Jose Mourinho at Tottenham: Five things he must address
The new manager has some tough challenges after taking over from sacked Mauricio Pochettino
Jose Mourinho has a big job following Mauricio Pochettino at Tottenham and turning around a season that seems to have floundered, despite them reaching the Champions League final only a few months ago.
Here are the immediate tasks he must address:
Turn the new White Hart Lane into a fortress
Tottenham’s splendid new home, opened earlier this year, is an architectural wonder. What it is yet to become is a place visitors fear to tread. Points have been dropped there against the likes of Watford and Newcastle United this season, while Bayern Munich scored seven times in one harrowing night. Mourinho’s greatest successes at Chelsea were founded on a formidable home record; he needs to cultivate something similar in North London.
Galvanise Christian Eriksen
Eriksen’s instinct is that he and Spurs are coming to the end of their relationship, and that interest in him from the sorts of clubs in mainland Europe who would bring him regular trophies is strong enough that a big, lucrative move in the summer is likely. That scenario caused a distance between the Dane and Pochettino and meant Spurs have not made the best use of his creative gifts this season. Even if it is only for six months, Mourinho needs to nurture the relationship.
Tighten up at the back
Spurs have kept a clean sheet just once in their 12 League games this season. They have conceded more than twice as many goals as Leicester City, the club currently occupying one of the places in the top four of the table that Spurs aspire to. Injury to first-choice goalkeeper Hugo Lloris is not helpful although the frailties are not in his deputy Paulo Gazzaniga but in the organisation of the back four, or five. Mourinho must apply his renowned expertise to them.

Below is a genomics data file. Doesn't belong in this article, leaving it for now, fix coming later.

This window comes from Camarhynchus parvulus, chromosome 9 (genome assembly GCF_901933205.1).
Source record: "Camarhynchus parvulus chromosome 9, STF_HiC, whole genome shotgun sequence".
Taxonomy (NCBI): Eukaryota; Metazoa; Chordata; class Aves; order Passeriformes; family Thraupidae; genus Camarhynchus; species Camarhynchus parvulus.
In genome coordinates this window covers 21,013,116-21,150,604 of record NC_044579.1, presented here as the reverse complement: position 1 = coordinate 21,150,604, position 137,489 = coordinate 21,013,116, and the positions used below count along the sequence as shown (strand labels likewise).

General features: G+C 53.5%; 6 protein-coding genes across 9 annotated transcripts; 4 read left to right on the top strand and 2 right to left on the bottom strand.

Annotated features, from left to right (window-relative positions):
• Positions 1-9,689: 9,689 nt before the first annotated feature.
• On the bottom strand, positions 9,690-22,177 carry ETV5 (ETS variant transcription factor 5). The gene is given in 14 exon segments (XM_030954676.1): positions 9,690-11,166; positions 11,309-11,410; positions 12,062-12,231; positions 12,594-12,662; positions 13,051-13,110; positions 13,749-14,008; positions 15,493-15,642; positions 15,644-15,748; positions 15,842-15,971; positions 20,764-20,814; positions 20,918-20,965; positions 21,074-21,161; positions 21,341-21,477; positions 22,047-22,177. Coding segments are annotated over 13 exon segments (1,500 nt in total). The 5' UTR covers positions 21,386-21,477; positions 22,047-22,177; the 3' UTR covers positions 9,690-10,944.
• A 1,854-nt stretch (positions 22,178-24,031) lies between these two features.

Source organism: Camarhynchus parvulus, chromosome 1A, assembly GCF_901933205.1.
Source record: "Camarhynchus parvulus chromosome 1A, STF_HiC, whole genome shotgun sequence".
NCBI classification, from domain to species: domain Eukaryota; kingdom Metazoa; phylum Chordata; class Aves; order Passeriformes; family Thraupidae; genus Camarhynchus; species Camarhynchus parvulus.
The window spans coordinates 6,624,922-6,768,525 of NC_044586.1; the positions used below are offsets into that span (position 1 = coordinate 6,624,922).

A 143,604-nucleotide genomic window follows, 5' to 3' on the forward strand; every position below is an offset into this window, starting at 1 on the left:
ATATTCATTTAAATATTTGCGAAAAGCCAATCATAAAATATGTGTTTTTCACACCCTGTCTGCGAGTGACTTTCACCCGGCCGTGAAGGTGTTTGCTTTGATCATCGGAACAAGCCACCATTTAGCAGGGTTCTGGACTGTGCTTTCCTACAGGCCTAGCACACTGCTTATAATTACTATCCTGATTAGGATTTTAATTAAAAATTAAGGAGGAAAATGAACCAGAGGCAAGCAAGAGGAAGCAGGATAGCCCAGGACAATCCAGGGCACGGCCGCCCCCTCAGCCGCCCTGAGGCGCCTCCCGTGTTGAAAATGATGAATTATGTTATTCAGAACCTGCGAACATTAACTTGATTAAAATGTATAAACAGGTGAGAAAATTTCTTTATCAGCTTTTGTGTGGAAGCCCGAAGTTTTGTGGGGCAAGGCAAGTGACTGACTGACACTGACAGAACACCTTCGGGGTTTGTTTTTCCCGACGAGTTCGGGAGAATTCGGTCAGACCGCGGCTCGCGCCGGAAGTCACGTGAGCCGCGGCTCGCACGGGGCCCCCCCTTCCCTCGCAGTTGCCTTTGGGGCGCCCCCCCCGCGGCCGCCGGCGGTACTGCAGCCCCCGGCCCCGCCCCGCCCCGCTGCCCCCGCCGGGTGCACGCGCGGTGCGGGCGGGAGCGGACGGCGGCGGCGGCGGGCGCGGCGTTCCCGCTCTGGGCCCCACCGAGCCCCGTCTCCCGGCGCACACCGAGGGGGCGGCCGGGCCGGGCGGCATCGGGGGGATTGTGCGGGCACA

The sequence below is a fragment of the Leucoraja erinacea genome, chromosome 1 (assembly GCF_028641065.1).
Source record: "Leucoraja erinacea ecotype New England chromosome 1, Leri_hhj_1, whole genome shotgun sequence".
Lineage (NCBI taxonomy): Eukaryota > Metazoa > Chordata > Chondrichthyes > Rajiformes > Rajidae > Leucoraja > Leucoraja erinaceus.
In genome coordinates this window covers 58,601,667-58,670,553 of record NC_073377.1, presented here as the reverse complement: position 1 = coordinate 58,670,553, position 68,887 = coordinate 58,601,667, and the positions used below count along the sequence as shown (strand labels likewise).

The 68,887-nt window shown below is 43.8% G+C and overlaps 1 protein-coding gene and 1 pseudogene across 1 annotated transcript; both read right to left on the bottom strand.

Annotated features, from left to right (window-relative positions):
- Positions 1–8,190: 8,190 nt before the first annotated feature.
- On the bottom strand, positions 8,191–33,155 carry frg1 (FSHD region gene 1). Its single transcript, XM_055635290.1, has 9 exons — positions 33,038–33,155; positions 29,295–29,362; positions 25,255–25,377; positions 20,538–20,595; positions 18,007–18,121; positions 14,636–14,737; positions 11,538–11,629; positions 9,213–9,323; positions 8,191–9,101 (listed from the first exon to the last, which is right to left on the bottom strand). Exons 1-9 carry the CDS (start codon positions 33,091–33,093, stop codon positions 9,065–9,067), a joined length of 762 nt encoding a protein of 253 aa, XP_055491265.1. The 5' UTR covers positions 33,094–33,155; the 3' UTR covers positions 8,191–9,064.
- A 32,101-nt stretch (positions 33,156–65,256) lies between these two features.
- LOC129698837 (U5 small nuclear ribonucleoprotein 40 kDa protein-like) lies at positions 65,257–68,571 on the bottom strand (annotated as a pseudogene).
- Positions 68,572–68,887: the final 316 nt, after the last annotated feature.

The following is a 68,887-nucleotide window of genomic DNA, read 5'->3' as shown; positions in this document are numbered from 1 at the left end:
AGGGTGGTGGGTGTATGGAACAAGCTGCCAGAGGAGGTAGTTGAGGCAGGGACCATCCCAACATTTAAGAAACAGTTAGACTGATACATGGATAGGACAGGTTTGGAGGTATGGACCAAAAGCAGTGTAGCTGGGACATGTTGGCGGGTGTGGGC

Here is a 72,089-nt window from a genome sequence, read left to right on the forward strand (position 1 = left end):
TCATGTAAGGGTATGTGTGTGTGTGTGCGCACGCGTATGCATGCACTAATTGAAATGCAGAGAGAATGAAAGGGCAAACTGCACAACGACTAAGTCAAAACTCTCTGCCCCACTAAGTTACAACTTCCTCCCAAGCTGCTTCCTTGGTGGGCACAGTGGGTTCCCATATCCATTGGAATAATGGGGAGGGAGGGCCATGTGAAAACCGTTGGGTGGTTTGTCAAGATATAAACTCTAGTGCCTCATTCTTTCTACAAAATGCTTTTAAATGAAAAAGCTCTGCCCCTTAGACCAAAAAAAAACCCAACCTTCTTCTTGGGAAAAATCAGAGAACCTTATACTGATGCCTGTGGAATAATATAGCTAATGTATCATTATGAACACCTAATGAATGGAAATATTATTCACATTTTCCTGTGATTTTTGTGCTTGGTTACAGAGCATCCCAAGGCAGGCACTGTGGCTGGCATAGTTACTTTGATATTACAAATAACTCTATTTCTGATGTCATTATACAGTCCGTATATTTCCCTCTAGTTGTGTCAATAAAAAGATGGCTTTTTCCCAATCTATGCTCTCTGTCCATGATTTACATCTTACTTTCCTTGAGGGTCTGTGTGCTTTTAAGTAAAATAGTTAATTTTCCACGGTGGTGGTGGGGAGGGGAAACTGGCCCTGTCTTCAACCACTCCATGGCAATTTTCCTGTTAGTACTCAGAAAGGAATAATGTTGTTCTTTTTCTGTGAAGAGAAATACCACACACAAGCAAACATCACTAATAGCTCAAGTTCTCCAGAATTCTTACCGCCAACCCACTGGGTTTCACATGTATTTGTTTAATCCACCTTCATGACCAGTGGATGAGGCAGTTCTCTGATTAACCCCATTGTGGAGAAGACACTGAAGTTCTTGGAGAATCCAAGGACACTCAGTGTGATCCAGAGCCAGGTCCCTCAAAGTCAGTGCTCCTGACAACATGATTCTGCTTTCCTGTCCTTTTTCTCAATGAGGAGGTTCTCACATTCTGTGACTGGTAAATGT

Stimulate the kids
Tottenham’s squad is thinner than Mauricio Pochettino would have liked, but there are a clutch of up-and-coming players who, given encouragement, can take on major roles in a campaign that will prioritise Premier League points but will also have European involvement into the new year and, in the chase for that elusive trophy, the FA Cup. Mourinho might be just the guide 19-year-old Ryan Sessegnon, now coming back from injury, needs as he defines his best role; likewise Juan Foyth, the 21-year-old defender with great potential but some raw edges.
Win over the fans
Mourinho replaces a manager who was popular, admired and wore his heart on his sleeve often enough to generate a lasting warmth from Tottenham supporters. The new man is a former Chelsea boss, which is no advantage at all at Spurs, and a coach with a notoriety – not always deserved – for pragmatic football before flair. All of which presents the marriage of Mourinho and Glory-Glory Tottenham with challenges to test the Portuguese’s undoubted charisma. A derby win on Saturday at West Ham, and a bold approach to the trip to Manchester United early next month would break the ice.
Updated: November 20, 2019 01:03 PM